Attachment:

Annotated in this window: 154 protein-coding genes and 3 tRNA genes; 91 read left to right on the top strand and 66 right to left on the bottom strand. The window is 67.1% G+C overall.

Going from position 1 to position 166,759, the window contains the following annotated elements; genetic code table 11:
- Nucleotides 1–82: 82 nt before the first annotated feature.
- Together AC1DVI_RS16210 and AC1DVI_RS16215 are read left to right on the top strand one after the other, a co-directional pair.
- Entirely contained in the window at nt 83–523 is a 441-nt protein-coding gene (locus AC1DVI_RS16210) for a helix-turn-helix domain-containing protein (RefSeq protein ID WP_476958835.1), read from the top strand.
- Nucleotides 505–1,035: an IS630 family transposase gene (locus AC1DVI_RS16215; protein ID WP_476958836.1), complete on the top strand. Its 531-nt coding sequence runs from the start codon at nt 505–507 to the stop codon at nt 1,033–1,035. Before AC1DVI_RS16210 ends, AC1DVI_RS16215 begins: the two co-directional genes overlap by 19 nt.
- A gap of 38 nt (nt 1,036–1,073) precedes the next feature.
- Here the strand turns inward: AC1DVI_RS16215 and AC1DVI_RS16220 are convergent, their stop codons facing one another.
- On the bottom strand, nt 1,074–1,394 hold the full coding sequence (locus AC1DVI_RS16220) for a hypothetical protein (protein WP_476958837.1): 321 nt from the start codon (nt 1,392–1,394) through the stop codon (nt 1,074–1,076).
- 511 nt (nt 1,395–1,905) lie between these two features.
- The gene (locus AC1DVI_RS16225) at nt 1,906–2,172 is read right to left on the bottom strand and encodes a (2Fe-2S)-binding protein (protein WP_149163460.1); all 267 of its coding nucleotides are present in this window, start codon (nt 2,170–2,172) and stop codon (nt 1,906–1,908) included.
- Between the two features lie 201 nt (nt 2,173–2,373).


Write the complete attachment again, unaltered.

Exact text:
Annotated in this window: 154 protein-coding genes and 3 tRNA genes; 91 read left to right on the top strand and 66 right to left on the bottom strand. The window is 67.1% G+C overall.

Going from position 1 to position 166,759, the window contains the following annotated elements; genetic code table 11:
- Nucleotides 1–82: 82 nt before the first annotated feature.
- Together AC1DVI_RS16210 and AC1DVI_RS16215 are read left to right on the top strand one after the other, a co-directional pair.
- Entirely contained in the window at nt 83–523 is a 441-nt protein-coding gene (locus AC1DVI_RS16210) for a helix-turn-helix domain-containing protein (RefSeq protein ID WP_476958835.1), read from the top strand.
- Nucleotides 505–1,035: an IS630 family transposase gene (locus AC1DVI_RS16215; protein ID WP_476958836.1), complete on the top strand. Its 531-nt coding sequence runs from the start codon at nt 505–507 to the stop codon at nt 1,033–1,035. Before AC1DVI_RS16210 ends, AC1DVI_RS16215 begins: the two co-directional genes overlap by 19 nt.
- A gap of 38 nt (nt 1,036–1,073) precedes the next feature.
- Here the strand turns inward: AC1DVI_RS16215 and AC1DVI_RS16220 are convergent, their stop codons facing one another.
- On the bottom strand, nt 1,074–1,394 hold the full coding sequence (locus AC1DVI_RS16220) for a hypothetical protein (protein WP_476958837.1): 321 nt from the start codon (nt 1,392–1,394) through the stop codon (nt 1,074–1,076).
- 511 nt (nt 1,395–1,905) lie between these two features.
- The gene (locus AC1DVI_RS16225) at nt 1,906–2,172 is read right to left on the bottom strand and encodes a (2Fe-2S)-binding protein (protein WP_149163460.1); all 267 of its coding nucleotides are present in this window, start codon (nt 2,170–2,172) and stop codon (nt 1,906–1,908) included.
- Between the two features lie 201 nt (nt 2,173–2,373).